Check out the many hiking trails around Hong Kong and its islands. The longest one, Maclohose Trail, is a 10-part, 100 km hiking route that runs from the east (Sai Kung) to the west (Tuen Mun). Challenging, with great view of the countryside and the city.
There are numerous other routes of various difficulties and lengths. Almost all are clearly signed and accessible by public transport (usually buses or minibuses, metro works mostly for urban areas).
It is not possible to blackride on buses or minibuses as you are expected to pay the fare on boarding. On metro it may be possible to jump the gates or tag along with the person in front of you, but look out for bureaucratic staff.
Hitchhiking may be possible in some remote areas, although some drivers may expect you to pay. Better ask before accepting a ride.
Camping is permitted at designated spots, most of them located in country parks and outer islands. Usually equipped with stone stove to make fire in, some are equipped with toilets and even showers.
Showers are available in sports halls throughout the city for free (Each district has at least one), you don't have to be using the facilities to enter the shower rooms.
Stanley Beach in the south of Hong Kong Island does have showers and it's unlikely to be disturbed by police since the area is somewhat fancy. And if you didnt set up a tent you can still pretend to enjoy the romantic of the beach and the sea.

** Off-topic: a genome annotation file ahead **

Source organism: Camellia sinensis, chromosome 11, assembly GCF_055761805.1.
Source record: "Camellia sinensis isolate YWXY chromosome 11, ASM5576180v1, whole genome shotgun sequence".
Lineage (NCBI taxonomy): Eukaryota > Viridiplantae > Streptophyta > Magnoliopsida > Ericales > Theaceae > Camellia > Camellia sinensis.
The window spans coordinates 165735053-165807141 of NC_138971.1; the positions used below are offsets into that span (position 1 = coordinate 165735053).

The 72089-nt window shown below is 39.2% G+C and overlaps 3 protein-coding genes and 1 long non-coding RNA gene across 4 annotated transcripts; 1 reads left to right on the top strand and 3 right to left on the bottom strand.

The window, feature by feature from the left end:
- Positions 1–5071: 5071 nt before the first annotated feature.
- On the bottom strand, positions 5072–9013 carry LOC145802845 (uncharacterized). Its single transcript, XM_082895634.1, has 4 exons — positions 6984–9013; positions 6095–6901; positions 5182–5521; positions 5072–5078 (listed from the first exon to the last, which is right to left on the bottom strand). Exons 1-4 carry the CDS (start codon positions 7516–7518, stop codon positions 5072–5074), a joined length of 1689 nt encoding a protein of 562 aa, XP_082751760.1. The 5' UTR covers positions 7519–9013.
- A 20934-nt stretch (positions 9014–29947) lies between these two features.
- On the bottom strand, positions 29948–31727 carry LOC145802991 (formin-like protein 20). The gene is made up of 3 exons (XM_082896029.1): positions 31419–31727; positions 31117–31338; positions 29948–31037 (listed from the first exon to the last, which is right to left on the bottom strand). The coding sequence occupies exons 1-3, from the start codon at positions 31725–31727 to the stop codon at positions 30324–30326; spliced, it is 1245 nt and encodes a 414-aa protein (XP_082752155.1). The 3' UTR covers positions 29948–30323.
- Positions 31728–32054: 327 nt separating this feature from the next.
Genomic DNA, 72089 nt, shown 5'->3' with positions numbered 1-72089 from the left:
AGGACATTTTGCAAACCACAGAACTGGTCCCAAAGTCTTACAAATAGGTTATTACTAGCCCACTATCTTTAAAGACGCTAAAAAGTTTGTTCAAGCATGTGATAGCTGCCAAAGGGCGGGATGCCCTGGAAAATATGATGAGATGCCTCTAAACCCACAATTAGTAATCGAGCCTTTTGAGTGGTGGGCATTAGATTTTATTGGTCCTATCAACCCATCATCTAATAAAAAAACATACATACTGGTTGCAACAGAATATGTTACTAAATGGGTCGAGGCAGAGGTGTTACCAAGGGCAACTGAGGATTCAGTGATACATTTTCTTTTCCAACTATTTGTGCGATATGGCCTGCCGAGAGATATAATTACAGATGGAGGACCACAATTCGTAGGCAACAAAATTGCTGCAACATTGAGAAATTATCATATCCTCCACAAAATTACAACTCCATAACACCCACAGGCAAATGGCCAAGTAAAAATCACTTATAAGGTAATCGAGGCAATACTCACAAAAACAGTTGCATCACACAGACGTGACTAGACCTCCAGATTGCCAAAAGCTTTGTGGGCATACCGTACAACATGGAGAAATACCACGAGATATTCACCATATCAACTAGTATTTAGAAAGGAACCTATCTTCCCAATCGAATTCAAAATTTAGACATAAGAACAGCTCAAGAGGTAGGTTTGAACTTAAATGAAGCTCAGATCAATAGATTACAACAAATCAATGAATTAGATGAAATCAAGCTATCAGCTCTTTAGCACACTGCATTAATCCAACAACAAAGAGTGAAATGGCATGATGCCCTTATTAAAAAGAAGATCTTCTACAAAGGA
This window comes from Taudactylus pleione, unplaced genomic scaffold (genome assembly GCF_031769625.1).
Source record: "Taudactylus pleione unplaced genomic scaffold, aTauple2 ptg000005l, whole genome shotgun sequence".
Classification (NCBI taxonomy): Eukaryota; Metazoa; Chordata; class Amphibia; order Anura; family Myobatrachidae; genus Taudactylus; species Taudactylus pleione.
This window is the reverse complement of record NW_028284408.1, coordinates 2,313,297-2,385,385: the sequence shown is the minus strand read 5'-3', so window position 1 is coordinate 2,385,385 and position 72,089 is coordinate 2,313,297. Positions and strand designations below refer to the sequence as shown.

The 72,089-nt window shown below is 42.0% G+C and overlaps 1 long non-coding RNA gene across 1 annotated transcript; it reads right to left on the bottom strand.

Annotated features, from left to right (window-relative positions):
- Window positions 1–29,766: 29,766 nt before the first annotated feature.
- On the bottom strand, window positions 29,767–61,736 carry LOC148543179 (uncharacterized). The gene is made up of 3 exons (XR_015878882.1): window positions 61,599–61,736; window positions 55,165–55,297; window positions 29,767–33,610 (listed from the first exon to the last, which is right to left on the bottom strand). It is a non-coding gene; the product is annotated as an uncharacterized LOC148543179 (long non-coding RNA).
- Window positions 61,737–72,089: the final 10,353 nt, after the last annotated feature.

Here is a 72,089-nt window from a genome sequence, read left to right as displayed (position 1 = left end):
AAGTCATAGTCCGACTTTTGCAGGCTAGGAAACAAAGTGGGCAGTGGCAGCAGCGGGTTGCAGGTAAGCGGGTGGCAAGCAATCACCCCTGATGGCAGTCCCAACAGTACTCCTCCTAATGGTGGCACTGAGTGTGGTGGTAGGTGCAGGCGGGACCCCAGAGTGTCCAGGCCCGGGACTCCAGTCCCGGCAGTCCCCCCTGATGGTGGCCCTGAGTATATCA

Kowloon Park in Tsim Sha Tsui is closed after midnight, but the main gate is not too much of a problem, you can crawl under it, or jump over it at its sides. Or you can wait somewhere until you are locked in.
There are some paths around Langkwaifok, on concrete walls (for example, go up Wing Wah Lane, turn left, take the stairs and you end up on one of those paths). They lead to hidden, let's call them courtyards, but with a bit luck you can find your own hidden welcoming part of concrete.
You could also try to get on rooftops, for example in Kennedytown. Tsam Shui Po should also have some buildings with accessible rooftops.
For cheap fruits and vegetables, go to a wet market near closing time (usually around 6-7pm) to look for bargains.
So Boring: a pay-as-you-feel vegetarian (sometimes freegan) restaurant, offering vegan food as well. Menu changes frequently.
Shop7, Tak Cheong Lane, Yau Ma Tei (Yau Ma Tei MTR Exit A) More info: https://www.facebook.com/wearesoboring/ http://m.openrice.com/en/restaurant/151386/yau-ma-tei-so-boring
There have been number of cases of local performing artists, including buskers, portrait artists and musicians being prosecuted for accepting money in public. The view of Hong Kong police officiers is that suc hactivities is regarded illegal begging.
- Warmroads.de: Free travel Hong Kong guide